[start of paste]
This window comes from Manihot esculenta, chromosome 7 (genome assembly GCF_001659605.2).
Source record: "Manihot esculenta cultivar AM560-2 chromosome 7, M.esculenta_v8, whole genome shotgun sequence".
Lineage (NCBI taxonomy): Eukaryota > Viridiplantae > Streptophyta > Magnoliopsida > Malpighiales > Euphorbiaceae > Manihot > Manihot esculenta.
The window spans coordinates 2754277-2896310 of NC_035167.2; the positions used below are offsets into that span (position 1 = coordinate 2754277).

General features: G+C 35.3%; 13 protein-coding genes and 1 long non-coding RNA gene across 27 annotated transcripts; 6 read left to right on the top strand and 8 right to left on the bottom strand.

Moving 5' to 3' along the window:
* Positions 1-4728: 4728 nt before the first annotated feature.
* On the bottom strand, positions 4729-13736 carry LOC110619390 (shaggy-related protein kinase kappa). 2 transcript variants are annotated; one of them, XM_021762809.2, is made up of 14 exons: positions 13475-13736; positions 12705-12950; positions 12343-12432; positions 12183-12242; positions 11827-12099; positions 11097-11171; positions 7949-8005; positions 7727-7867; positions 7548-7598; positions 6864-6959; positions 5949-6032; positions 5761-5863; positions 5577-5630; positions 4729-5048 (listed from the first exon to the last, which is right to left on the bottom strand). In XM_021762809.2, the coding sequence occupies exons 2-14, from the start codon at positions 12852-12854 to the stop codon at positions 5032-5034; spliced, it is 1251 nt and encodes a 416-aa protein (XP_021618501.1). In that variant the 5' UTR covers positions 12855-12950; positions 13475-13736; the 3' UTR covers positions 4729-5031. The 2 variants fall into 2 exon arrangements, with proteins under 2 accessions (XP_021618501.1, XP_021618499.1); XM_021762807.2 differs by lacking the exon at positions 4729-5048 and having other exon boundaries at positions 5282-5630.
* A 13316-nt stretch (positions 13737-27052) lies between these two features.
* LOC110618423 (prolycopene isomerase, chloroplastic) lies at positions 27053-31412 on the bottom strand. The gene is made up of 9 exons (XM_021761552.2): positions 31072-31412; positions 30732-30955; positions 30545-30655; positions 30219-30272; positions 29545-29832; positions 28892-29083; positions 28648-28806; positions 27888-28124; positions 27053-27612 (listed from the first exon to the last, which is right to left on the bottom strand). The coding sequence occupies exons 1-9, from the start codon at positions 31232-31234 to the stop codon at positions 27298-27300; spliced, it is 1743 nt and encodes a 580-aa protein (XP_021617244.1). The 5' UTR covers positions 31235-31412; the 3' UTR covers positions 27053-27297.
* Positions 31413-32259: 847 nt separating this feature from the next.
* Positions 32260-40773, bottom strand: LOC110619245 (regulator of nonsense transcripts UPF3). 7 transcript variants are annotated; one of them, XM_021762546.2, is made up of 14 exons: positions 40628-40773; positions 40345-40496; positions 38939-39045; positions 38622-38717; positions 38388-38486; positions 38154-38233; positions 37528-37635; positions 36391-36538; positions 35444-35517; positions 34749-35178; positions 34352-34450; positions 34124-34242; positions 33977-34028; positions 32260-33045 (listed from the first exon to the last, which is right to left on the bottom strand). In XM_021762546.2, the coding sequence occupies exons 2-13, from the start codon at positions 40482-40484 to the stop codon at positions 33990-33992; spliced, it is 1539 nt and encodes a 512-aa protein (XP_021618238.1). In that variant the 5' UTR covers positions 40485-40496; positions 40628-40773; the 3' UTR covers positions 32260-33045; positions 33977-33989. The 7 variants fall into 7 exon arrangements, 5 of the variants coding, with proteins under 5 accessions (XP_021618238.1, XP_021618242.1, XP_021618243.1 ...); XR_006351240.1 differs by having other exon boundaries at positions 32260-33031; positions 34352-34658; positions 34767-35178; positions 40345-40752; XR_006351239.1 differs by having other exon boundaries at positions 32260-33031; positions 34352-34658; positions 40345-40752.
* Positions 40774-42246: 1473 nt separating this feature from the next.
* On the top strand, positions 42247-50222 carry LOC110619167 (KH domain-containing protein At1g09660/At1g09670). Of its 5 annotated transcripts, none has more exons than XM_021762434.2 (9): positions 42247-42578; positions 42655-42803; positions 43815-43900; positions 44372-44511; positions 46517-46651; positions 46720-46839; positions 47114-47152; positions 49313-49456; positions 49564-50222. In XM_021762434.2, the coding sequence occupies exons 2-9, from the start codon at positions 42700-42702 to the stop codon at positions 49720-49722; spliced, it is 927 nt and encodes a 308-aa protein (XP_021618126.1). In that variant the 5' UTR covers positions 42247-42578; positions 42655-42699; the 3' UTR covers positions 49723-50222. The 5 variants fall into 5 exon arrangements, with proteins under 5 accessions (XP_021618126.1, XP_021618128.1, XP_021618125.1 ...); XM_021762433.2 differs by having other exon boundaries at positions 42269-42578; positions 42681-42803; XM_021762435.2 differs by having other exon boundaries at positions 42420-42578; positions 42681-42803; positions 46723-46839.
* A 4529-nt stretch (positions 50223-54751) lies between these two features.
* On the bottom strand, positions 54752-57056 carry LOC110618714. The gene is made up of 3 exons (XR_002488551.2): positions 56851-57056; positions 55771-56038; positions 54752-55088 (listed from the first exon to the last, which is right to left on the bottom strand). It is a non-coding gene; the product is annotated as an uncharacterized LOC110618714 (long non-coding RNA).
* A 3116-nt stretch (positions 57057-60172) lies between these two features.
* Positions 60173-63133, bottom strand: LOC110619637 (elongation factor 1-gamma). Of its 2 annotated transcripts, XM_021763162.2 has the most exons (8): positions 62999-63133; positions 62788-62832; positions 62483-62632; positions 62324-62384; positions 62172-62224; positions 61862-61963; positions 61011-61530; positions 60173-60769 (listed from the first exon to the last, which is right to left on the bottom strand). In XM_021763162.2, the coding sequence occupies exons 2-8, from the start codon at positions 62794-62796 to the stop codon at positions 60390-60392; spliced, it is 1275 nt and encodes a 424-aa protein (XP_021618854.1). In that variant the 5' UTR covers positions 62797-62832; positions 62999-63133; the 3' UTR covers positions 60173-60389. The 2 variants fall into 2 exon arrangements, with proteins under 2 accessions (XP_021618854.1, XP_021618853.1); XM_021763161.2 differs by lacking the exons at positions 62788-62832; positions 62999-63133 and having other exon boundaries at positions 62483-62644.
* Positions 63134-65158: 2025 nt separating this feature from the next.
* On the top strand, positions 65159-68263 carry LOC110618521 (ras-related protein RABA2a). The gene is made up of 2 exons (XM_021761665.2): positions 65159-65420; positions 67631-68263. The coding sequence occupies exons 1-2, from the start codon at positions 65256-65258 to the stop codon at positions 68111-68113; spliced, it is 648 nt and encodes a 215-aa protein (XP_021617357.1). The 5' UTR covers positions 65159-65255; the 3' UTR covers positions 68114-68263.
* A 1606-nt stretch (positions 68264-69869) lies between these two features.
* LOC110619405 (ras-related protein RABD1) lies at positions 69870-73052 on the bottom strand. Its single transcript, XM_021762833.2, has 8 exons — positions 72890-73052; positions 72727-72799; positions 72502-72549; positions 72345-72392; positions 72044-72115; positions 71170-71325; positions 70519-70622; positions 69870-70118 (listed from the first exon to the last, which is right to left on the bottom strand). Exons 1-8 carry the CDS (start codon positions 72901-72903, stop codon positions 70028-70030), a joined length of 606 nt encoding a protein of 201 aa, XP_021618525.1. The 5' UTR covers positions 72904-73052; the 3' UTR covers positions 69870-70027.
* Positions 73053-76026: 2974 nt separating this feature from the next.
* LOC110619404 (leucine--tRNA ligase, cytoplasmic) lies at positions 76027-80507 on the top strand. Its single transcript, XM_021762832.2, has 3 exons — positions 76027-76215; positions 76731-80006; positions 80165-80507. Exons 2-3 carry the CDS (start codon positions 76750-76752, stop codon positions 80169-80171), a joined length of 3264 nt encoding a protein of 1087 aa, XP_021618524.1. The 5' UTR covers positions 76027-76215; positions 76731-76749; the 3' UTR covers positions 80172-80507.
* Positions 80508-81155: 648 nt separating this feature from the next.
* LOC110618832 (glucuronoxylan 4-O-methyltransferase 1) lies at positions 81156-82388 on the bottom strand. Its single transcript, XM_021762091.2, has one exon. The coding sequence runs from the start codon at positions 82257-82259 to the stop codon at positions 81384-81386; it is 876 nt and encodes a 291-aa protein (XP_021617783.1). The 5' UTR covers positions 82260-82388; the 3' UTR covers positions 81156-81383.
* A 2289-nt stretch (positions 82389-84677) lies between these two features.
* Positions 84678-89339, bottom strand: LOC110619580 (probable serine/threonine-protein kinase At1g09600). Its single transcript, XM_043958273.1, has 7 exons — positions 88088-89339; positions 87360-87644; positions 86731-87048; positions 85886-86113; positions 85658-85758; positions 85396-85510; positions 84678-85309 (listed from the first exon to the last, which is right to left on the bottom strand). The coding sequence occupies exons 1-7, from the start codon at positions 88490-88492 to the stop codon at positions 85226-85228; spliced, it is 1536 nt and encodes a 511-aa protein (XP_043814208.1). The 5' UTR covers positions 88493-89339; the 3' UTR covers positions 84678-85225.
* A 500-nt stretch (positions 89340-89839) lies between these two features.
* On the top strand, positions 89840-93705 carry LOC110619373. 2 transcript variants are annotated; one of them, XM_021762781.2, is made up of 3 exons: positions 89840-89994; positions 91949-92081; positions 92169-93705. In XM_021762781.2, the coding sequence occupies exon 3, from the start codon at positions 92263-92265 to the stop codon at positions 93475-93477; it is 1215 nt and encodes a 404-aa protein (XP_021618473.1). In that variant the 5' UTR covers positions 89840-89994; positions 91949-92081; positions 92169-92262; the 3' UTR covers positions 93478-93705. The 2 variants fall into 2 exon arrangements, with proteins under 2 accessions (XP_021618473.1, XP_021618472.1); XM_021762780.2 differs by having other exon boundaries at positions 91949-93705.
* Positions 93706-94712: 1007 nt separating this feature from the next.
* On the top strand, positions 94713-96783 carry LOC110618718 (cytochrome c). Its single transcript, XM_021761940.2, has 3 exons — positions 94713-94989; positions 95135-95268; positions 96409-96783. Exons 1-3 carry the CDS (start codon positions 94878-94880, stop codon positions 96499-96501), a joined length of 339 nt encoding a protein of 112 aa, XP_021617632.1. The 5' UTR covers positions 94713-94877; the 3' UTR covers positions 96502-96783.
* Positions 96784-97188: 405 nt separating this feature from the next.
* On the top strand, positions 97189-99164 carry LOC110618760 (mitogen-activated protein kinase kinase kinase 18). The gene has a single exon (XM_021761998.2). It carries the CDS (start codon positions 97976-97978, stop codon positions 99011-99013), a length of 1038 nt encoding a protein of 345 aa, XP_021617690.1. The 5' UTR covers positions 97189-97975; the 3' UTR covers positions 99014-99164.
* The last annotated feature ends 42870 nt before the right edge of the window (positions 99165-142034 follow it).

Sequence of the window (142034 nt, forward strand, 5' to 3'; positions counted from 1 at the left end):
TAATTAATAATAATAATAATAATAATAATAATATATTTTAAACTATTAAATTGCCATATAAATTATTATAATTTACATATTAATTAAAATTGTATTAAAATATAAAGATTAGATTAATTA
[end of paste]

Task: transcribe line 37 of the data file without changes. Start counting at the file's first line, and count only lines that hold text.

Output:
TAATTAATAATAATAATAATAATAATAATAATATATTTTAAACTATTAAATTGCCATATAAATTATTATAATTTACATATTAATTAAAATTGTATTAAAATATAAAGATTAGATTAATTA